VIVA

Pour yourself a Pink Pussycat, put on your go-go boots and plunge into vibrant Planet Viva! In VIVA (USA, 2007), a delightful retro-styled sex comedy inspired by Seventies-era Playboy magazines and advertisements, filmmaker Anna Biller appropriates the sexploitation genre for her own means, using it to tell the humorous story of a woman’s journey through the jungle of the sexual revolution. Biller designed and made the costumes for the film, and created all the sets – 34 in total – and these are splendidly colourful and lavishly excessive. The film was made like an installation in a gallery, each set meticulously put together over the course of many months.

Taking her cues from the torrid and tawdry tales told in the films of Herschell Gordon Lewis, Radley Metzger, and Andy Milligan, Biller starts off in sunny suburbia, where we see how her protagonist, housewife Barbi Smith, is discovering there’s more to life than mixing hubby Rick’s martinis and cooking up canapés.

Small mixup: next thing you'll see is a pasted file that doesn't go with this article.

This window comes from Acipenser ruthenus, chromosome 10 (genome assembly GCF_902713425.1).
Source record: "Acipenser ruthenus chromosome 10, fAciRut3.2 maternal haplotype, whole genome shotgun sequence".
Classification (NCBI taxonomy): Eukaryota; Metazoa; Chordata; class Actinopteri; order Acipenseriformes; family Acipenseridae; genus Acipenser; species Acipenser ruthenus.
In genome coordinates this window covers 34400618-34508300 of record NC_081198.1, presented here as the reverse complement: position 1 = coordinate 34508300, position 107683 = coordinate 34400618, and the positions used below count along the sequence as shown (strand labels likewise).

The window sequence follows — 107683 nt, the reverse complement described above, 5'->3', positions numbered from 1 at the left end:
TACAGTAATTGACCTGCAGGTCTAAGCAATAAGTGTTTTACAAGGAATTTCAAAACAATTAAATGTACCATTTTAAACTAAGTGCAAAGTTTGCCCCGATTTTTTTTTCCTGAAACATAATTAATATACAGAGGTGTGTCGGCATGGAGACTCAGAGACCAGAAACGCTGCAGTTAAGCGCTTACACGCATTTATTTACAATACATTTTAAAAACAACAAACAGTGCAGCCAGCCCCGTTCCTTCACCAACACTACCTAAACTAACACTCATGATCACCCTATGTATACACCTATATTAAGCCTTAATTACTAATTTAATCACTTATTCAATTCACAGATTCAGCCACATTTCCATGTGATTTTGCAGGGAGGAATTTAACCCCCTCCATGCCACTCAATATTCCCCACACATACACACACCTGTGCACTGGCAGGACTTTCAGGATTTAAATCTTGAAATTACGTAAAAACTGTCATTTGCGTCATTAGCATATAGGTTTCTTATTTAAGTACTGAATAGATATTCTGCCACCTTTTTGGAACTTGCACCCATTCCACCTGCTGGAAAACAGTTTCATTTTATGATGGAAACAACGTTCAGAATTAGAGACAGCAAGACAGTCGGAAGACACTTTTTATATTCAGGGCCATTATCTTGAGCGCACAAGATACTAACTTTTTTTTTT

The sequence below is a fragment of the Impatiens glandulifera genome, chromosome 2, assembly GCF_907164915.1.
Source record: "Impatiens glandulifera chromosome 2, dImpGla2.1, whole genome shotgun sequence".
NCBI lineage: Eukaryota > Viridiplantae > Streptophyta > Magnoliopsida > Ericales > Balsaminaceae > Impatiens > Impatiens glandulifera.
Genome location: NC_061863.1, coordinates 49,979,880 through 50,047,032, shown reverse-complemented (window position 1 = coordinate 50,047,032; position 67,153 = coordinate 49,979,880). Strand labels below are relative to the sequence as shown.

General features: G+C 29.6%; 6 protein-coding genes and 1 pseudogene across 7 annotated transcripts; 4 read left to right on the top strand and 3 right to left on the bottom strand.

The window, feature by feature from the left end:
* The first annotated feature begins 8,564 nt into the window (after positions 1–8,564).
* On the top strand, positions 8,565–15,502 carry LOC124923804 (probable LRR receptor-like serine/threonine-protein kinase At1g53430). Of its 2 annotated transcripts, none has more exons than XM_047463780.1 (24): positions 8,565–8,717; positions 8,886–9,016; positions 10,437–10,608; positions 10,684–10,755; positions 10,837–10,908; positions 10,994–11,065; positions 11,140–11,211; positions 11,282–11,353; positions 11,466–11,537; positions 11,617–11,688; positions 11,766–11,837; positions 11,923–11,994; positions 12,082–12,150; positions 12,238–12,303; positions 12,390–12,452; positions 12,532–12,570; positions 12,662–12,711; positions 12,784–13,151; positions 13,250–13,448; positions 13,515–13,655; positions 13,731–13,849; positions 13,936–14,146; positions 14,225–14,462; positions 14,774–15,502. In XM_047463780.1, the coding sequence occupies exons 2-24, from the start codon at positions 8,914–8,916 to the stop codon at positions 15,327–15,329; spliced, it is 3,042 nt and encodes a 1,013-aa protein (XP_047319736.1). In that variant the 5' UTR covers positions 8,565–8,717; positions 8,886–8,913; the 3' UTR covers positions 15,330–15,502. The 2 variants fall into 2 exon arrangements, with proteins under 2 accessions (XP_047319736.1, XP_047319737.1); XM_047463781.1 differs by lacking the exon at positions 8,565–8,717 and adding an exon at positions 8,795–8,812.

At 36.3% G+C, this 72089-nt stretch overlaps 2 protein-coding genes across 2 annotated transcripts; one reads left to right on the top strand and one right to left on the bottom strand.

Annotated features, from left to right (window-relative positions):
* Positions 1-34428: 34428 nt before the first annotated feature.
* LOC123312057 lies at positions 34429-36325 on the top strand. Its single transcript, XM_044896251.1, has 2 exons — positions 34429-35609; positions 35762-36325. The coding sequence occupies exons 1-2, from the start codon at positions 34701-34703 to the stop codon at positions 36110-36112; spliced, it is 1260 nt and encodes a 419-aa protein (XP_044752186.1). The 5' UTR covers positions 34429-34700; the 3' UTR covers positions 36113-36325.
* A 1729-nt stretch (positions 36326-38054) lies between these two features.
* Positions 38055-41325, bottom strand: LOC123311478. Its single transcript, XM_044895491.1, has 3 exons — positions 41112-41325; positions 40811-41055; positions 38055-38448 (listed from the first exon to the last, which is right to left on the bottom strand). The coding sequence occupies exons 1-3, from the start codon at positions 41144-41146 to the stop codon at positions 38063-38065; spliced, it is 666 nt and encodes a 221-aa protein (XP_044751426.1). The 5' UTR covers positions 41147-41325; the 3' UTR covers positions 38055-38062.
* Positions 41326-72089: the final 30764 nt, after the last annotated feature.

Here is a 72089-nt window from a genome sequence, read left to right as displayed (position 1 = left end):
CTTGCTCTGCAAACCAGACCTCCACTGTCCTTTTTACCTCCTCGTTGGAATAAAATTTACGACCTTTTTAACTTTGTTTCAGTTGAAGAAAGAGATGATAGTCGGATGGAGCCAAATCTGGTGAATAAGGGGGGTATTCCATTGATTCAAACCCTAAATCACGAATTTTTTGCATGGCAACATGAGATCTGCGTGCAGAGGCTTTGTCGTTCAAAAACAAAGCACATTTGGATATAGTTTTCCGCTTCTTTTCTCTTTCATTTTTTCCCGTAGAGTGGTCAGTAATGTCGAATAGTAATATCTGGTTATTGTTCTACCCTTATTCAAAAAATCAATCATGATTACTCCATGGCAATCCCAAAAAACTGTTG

After Barbi and Rick have a marital spat, Barbi splits to find herself – and a bit of fun. The film follows Barbi as she transforms from her square suburban self into the glamorous Viva and trips through the bizarre world that was the 1970’s – swinging singles, hippie fests, nudist colonies and psychedelic orgies: you name it, she’s been there in her quest for freedom. After all’s been said and done, she finds out who she is and what she really wants, and ultimately returns to Rick and the safety of the suburbs. But things have changed, and she’s no longer the housewife she was. By the end of the film, Barbi and her girlfriend, the kitten-like neighbor Sheila, are auditioning for a new burlesque musical – with their approving husbands looking on – and Barbi’s fully enjoying her new-found and hard-won liberation and self-confidence.